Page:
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Since signal and noise are uncorrelated,
the spectrum of data is the spectrum of the signal plus that of the noise.
An equation for this idea is

| |
(15) |

This says resonances in the signal
and resonances in the noise
will both be found in the data.
When we are given and it seems a simple
matter to subtract to get .Actually it can be very tricky.
We are never given and ;we must estimate them.
Further, they can be a function of frequency, wave number, or dip,
and these can be changing during measurements.
We could easily find ourselves with a negative estimate for
which would ruin any attempt to segregate signal from noise.
An idea of Simon Spitz can help here.
Let us reexpress equation (15) with prediction-error filters.

| |
(16) |

Inverting
| |
(17) |

The essential feature of a PEF is its zeros.
Where a PEF approaches zero, its inverse is large and resonating.
When we are concerned with the zeros of a mathematical function
we tend to focus on numerators and ignore denominators.
The zeros in
compound with the zeros in
to make the zeros in
.This motivates the ``Spitz Approximation.''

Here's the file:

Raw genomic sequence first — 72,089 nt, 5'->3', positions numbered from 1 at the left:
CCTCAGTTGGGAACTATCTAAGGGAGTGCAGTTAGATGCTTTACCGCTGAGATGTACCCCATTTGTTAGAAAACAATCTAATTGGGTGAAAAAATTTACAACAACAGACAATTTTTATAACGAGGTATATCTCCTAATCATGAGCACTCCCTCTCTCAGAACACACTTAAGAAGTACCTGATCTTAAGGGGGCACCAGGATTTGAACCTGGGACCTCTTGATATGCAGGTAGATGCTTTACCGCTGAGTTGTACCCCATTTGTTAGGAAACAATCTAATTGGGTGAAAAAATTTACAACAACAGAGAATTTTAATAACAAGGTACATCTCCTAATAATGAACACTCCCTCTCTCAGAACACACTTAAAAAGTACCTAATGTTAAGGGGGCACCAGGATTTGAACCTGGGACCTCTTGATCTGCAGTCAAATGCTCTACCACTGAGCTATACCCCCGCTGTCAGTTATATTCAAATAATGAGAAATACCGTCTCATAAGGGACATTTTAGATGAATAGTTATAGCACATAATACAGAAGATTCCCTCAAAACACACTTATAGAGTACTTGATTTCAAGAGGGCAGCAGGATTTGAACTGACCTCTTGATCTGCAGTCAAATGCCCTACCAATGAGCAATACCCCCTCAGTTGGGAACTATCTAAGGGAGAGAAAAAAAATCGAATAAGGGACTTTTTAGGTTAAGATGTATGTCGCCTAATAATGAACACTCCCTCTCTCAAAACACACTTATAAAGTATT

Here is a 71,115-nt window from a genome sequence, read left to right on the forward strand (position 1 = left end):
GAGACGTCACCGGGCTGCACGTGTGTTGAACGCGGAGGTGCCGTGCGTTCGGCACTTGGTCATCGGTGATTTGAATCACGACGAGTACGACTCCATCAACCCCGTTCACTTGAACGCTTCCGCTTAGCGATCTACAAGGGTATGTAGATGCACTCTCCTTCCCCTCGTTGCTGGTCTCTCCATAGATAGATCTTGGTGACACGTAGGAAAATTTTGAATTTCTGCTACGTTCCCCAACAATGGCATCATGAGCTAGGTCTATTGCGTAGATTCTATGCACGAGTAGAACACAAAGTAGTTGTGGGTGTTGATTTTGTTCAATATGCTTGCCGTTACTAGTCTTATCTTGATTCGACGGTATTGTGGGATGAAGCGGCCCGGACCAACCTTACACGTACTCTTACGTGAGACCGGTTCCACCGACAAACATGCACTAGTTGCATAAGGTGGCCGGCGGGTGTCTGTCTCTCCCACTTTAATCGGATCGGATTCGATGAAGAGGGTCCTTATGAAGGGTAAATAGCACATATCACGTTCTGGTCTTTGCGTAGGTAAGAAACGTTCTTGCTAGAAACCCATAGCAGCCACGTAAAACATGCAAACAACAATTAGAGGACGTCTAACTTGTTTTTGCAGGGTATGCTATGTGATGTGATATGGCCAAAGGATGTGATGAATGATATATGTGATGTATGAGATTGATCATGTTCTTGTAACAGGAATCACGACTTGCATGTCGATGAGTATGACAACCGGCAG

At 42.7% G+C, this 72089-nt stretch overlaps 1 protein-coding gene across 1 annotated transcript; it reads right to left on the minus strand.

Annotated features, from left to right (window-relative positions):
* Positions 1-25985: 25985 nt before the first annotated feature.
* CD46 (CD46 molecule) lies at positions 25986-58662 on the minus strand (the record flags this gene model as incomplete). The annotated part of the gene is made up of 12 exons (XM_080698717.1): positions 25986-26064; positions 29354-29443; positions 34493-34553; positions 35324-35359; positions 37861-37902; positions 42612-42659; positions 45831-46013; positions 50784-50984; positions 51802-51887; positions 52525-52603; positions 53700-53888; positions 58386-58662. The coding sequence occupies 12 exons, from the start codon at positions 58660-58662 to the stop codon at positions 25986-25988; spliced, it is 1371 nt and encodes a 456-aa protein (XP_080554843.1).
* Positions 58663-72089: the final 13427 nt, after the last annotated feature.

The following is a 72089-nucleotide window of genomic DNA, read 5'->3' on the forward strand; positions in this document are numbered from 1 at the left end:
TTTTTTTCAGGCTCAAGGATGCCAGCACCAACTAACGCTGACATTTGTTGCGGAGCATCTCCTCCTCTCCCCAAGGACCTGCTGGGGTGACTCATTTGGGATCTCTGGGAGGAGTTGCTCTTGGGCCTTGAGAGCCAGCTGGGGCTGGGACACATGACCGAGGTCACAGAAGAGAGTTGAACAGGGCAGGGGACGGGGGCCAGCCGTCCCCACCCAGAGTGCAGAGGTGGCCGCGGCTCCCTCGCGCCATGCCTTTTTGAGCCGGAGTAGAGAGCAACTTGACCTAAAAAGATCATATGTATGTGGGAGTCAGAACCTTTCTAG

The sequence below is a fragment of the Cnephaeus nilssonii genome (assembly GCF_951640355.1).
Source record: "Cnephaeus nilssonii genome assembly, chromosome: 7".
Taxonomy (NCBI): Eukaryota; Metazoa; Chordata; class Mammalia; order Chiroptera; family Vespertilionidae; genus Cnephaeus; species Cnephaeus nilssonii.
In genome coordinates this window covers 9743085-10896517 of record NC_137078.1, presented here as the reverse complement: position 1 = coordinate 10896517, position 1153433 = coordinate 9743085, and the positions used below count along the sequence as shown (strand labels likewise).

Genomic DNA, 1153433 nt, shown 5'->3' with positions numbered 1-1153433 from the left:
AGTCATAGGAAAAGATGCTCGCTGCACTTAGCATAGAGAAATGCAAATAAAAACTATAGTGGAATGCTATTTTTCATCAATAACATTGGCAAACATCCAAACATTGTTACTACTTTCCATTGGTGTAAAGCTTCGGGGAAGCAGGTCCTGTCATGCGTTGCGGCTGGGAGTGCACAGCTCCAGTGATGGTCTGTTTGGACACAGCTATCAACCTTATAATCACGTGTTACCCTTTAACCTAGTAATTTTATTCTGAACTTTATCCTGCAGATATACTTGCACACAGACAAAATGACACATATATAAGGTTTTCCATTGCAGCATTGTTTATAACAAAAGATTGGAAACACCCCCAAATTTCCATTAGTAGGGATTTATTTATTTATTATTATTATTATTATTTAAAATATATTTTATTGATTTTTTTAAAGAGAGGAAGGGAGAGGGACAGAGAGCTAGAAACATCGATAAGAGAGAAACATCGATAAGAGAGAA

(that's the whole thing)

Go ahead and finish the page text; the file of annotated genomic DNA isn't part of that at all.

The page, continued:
| |
(18) |

It usually happens that we can
find a patch of data where no signal is present.
That's a good place to estimate the noise PEF *A*_{n}.
It is usually much harder to find a patch of data where no noise is present.
This motivates the Spitz approximation which by saying
*A*_{d} = *A*_{s} *A*_{n}
tells us that the hard-to-estimate *A*_{s} is the ratio
*A*_{s} = *A*_{d} / *A*_{n}
of two easy-to-estimate PEFs.

It would be computationally convenient if
we had *A*_{s} expressed not as a ratio.
For this, form the signal
by applying the noise PEF *A*_{n} to the data .The spectral relation is

| |
(19) |

Inverting this expression
and using the Spitz approximation
we see that
a PEF estimate on is the required *A*_{s} in numerator form because
| |
(20) |

** Next:** Noise removal on Shearer's
** Up:** SIGNAL-NOISE DECOMPOSITION BY DIP
** Previous:** Signal/noise decomposition examples
Stanford Exploration Project

4/27/2004